Neediest Patients Should Get Organ Donations

14 April 2000

By Stentor Danielson

More than 4,000 people die each year waiting for an organ transplant. While much of this problem can be linked to an unfortunate scarcity of donors, the process of organ allocation has also come under scrutiny.

Last month, a mandate from the Department of Health and Human Services (HHS) targeted inefficient organ distribution by instituting a new system of determining which patients receive available organs.

The House of Representatives passed a bill earlier this month that would block such action by HHS and put sole control of organ distribution policy in the hands of the United Network for Organ Sharing (UNOS), the organization charged with overseeing organ distribution in the United States. The bill's implicit endorsement of the current geographical system runs counter to the intended purpose of organ donation.

Under the system currently used by UNOS, organs are first offered to patients in a small local area. HHS has instructed UNOS to offer each organ to the most needy case in a much larger region. This need-based system is more consistent with the best interests of the patients and the humanitarian intention of donors.

Organ donation is the ultimate charitable act. Because the buying and selling of organs is prohibited, the decision to become a donor can bring one no benefits other than the satisfaction of having done a good deed. At the same time, it costs the donor nothing, unlike other good deeds -- for example, donating to help stop world hunger or giving blood -- that take up the time or money of the donor.

It seems logical, then, that a person would join the distressingly small sector of the population made up of organ donors because he or she wants to save someone else's life. But opponents of HHS's decision have shifted the focus away from this basic motivation.

The foremost argument made against HHS is that the government has no place interfering in organ transplants. Rep. Michael Bilirakis, R-Fla., the House sponsor of the bill, suggested that organ donation is too important to trust to politicians.

However, this logic misses two key points about the situation. First, UNOS is an agent of the government. While it is still a private organization, UNOS was created in response to the National Organ Transplant Act of 1984, which authorized the formation of a national network to regulate organ allocation. The contract granted to UNOS gives it a sort of monopoly over organs. A monopoly of any kind should bear close scrutiny because of the inefficiency of such organizations.

Second, UNOS is not the sole voice of the medical community. A report issued last year by the highly respected National Institute of Medicine concluded that a more need-based system of organ distribution would be beneficial. UNOS should not be allowed to have the monopoly on the donor industry that Bilirakis' bill would give it.

Furthermore, giving HHS a say does not put all the power of organ allocation in the hands of the bureaucrats. HHS only mandates that organs be given first to those deemed -- by the physicians -- to be most needy.

Along with the political power struggle inherent in HHS's attempt to tell UNOS what to do, people disagree over whether the current geographical system or the need-based system mandated by HHS is better.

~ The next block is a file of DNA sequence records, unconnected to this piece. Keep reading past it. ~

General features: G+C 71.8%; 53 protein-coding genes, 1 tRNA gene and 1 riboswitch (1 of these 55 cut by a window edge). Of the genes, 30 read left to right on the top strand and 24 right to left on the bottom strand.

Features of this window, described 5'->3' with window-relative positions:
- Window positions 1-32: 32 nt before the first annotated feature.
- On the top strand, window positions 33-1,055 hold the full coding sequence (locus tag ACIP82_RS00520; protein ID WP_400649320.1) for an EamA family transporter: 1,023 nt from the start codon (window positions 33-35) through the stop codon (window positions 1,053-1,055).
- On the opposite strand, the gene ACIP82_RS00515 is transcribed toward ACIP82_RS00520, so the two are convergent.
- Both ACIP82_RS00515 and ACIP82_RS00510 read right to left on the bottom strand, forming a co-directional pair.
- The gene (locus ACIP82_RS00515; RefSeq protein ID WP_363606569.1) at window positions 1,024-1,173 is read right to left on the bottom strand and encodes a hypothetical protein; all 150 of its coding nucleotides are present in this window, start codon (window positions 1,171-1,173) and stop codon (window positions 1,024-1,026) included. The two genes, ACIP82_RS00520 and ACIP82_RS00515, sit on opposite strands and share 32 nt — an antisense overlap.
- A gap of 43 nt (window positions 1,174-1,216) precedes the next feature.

Proponents of the geographical system cite a variety of advantages. For starters, some contend that keeping organs in the area encourages people who would not otherwise donate to do so. They argue that changing the system would decrease the organ supply.

These arguments do not hold up under the National Institute of Medicine study, which indicated that there would be no significant drop in donation if organs were distributed to a wider area. After all, most Americans are ignorant as to where their organs go. This makes sense -- I do not recall that the potential destination of my organs ever being mentioned -- by person or pamphlet -- when I got the "organ donor" designation put on my driver's license.

Supporters of Bilirakis' bill also contend that the need-based system seems biased toward large organ distribution centers. As there is more demand for organs at larger centers, supporters of Bilirakis' bill fear that these centers will siphon organs away from smaller centers. Such occurrences would have economic consequences because where organs go, transplant fees follow.

While this may be true, the alternative is denying organs to the neediest patients. By taking a financial component into account, Bilirakis' supporters are placing money above the medical establishment's commitment to saving lives.

In line with this argument is the assertion that the current system rewards "good" states that have invested in organ donor education. Increased spending leads to more organs donated, which leads to improved health. But when organs are distributed more widely, states that have invested less can reap the rewards earned by their neighbors. For example, Wisconsin fears that its efforts to increase donation may not pay off if its organs begin to be shipped to organ-hungry Chicago.

The fundamental question raised here is: Should organs be given to the states who deserve them or the people who need them? I know that I, for one, signed up to donate my organs to dying people, not the state of Pennsylvania.

The purpose of a national organ donation coordinating body is to save the lives of the many people awaiting transplants. Donations are made to aid the medical community in saving lives. The aim of saving the most lives must, therefore, be of the greatest concern when creating organ distribution policies.

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